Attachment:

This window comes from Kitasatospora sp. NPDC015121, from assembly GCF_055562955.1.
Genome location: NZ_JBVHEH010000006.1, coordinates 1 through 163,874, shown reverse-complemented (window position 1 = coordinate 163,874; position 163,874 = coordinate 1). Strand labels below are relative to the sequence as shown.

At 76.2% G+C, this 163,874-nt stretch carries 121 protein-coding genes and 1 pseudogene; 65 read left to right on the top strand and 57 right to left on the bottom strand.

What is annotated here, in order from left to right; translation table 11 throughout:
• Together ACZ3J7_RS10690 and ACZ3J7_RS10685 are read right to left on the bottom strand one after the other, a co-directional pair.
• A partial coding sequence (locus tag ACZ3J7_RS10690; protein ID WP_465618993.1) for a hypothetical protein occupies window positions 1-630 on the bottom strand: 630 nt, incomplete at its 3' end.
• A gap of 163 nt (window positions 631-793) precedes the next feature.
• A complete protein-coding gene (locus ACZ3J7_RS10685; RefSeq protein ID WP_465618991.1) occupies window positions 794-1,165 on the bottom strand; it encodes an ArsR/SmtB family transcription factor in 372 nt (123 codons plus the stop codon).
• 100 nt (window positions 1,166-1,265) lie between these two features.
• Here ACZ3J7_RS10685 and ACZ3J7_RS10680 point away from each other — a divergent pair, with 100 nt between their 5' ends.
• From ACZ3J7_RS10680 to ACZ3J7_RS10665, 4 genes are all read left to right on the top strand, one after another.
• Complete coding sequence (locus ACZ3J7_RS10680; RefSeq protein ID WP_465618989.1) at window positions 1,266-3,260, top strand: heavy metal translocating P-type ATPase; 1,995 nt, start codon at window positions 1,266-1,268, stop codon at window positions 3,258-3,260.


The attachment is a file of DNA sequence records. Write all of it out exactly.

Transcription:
This window comes from Kitasatospora sp. NPDC015121, from assembly GCF_055562955.1.
Genome location: NZ_JBVHEH010000006.1, coordinates 1 through 163,874, shown reverse-complemented (window position 1 = coordinate 163,874; position 163,874 = coordinate 1). Strand labels below are relative to the sequence as shown.

At 76.2% G+C, this 163,874-nt stretch carries 121 protein-coding genes and 1 pseudogene; 65 read left to right on the top strand and 57 right to left on the bottom strand.

What is annotated here, in order from left to right; translation table 11 throughout:
• Together ACZ3J7_RS10690 and ACZ3J7_RS10685 are read right to left on the bottom strand one after the other, a co-directional pair.
• A partial coding sequence (locus tag ACZ3J7_RS10690; protein ID WP_465618993.1) for a hypothetical protein occupies window positions 1-630 on the bottom strand: 630 nt, incomplete at its 3' end.
• A gap of 163 nt (window positions 631-793) precedes the next feature.
• A complete protein-coding gene (locus ACZ3J7_RS10685; RefSeq protein ID WP_465618991.1) occupies window positions 794-1,165 on the bottom strand; it encodes an ArsR/SmtB family transcription factor in 372 nt (123 codons plus the stop codon).
• 100 nt (window positions 1,166-1,265) lie between these two features.
• Here ACZ3J7_RS10685 and ACZ3J7_RS10680 point away from each other — a divergent pair, with 100 nt between their 5' ends.
• From ACZ3J7_RS10680 to ACZ3J7_RS10665, 4 genes are all read left to right on the top strand, one after another.
• Complete coding sequence (locus ACZ3J7_RS10680; RefSeq protein ID WP_465618989.1) at window positions 1,266-3,260, top strand: heavy metal translocating P-type ATPase; 1,995 nt, start codon at window positions 1,266-1,268, stop codon at window positions 3,258-3,260.